Commentary: COVID-19 reverses Philippines' decade of economic progress
The Philippines’ model of growth is built around the mobility of people, making it vulnerable to disease outbreak, says a government studies professor.
MANILA: In 2019, the Philippines was one of the fastest growing economies in the world. It finally shed its “sick man of Asia” reputation obtained during the economic collapse towards the end of the Ferdinand Marcos regime in the mid-1980s.
After decades of painstaking reform – not to mention paying back debts incurred under the dictatorship – the country’s economic renaissance took root in the decade prior to the pandemic.
Posting over 6 percent average annual growth between 2010 and 2019 (computed from the Philippine Statistics Authority data on GDP growth rates at constant 2018 prices), the Philippines was touted as the next Asian tiger economy.
That was prior to COVID-19.
The rude awakening from the pandemic was that a services- and remittances-led growth model doesn’t do too well in a global disease outbreak. The Philippines’ economic growth faltered in 2020 – entering negative territory for the first time since 1999 – and the country experienced one of the deepest contractions in the Association of Southeast Asian Nations (ASEAN) that year.
And while the government forecasts a slight rebound in 2021, some analysts are concerned over an uncertain and weak recovery, due to the country’s protracted lockdown and inability to shift to a more efficient containment strategy.
The Philippines has relied instead on draconian mobility restrictions across large sections of the country’s key cities and growth hubs every time a COVID-19 surge threatens to overwhelm the country’s health system.
WHAT WENT WRONG?
How does one of the fastest growing economies in Asia falter? It would be too simplistic to blame this all on the pandemic.
First, the Philippines’ economic model itself appears more vulnerable to disease outbreak. It is built around the mobility of people, yet tourism, services, and remittances-fed growth are all vulnerable to pandemic-induced lockdowns and consumer confidence decline.
International travel plunged, tourism came to a grinding halt, and domestic lockdowns and mobility restrictions crippled the retail sector, restaurants, and hospitality industry.
Fortunately, the country’s business process outsourcing (BPO) sector is demonstrating some resilience – yet its main markets have been hit heavily by the pandemic, forcing the sector to rapidly upskill and adjust to emerging opportunities under the new normal.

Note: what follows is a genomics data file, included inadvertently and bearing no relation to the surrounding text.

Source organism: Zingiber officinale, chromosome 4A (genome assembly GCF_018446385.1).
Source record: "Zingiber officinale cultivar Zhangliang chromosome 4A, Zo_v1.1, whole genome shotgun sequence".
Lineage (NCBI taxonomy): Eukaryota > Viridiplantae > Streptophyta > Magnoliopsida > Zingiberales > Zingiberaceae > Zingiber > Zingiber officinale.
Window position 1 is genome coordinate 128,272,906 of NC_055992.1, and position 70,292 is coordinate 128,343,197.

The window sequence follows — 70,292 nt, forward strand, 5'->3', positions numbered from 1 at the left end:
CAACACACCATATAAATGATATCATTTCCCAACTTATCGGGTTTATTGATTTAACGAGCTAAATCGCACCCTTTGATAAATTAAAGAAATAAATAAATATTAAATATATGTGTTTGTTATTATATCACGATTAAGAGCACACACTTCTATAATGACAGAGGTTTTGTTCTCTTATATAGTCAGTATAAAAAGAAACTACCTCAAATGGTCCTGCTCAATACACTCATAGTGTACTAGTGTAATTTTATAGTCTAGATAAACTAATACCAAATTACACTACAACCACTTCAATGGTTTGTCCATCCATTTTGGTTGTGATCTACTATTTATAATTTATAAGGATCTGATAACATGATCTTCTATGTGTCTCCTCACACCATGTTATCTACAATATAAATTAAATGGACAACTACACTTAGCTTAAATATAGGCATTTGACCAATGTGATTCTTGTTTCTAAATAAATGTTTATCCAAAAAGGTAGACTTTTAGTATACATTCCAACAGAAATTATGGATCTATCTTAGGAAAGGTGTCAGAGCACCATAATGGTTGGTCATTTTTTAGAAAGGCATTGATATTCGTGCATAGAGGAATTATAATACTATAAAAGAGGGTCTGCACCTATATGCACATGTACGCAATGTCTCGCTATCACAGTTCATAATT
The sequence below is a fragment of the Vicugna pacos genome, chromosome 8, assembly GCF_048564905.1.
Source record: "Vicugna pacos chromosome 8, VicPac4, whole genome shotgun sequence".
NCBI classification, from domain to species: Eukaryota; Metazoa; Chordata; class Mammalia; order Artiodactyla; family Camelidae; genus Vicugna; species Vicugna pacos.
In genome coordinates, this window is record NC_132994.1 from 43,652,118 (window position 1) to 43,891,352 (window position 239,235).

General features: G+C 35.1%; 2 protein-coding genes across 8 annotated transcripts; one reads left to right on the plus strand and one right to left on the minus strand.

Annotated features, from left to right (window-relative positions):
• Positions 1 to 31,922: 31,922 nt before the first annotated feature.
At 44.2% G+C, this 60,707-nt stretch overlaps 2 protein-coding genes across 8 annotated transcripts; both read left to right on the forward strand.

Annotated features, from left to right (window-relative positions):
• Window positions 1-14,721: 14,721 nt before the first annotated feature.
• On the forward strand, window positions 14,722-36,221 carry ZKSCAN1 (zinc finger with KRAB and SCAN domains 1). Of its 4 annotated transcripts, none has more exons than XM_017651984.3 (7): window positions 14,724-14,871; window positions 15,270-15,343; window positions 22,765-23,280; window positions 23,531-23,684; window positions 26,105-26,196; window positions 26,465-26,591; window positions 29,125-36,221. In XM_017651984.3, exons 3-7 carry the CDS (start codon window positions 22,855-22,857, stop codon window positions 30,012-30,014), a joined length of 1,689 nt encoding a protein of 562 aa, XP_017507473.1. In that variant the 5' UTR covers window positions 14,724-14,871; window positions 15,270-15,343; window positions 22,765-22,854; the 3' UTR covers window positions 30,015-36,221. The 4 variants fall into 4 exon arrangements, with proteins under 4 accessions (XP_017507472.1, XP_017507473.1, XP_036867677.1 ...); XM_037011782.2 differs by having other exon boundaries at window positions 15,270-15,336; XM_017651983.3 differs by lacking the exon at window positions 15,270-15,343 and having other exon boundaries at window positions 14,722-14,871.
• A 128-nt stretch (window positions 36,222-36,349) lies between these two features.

Second, pandemic handling was also problematic. Lockdown is useful if it buys a country time to strengthen health systems and test-trace-treat systems. These are the building blocks of more efficient containment of the disease.
However, if a country fails to strengthen these systems, then it squanders the time that lockdown affords it. This seems to be the case for the Philippines, which made global headlines for implementing one of the world’s longest lockdowns during the pandemic, yet failed to flatten its COVID-19 curve.
At the time of writing, the Philippines is again headed for another hard lockdown and it is still trying to graduate to a more efficient containment strategy amidst rising concerns over the Delta variant which has spread across Southeast Asia.
It seems stuck with on-again, off-again lockdowns, which are severely damaging to the economy, and will likely create negative expectations for future COVID-19 surges.
If the Delta variant and other possible variants are near-term threats, then the lack of efficient containment can be expected to force the country back to draconian mobility restrictions as a last resort.
Meanwhile, only two months of social transfers (ayuda) were provided by the central government during 16 months of lockdown by mid-2021. All this puts more pressure on an already weary population reeling from deep recession, job displacement, and long-term risks on human development.
Low social transfers support in the midst of joblessness and rising hunger is also likely to weaken compliance with mobility restriction policies.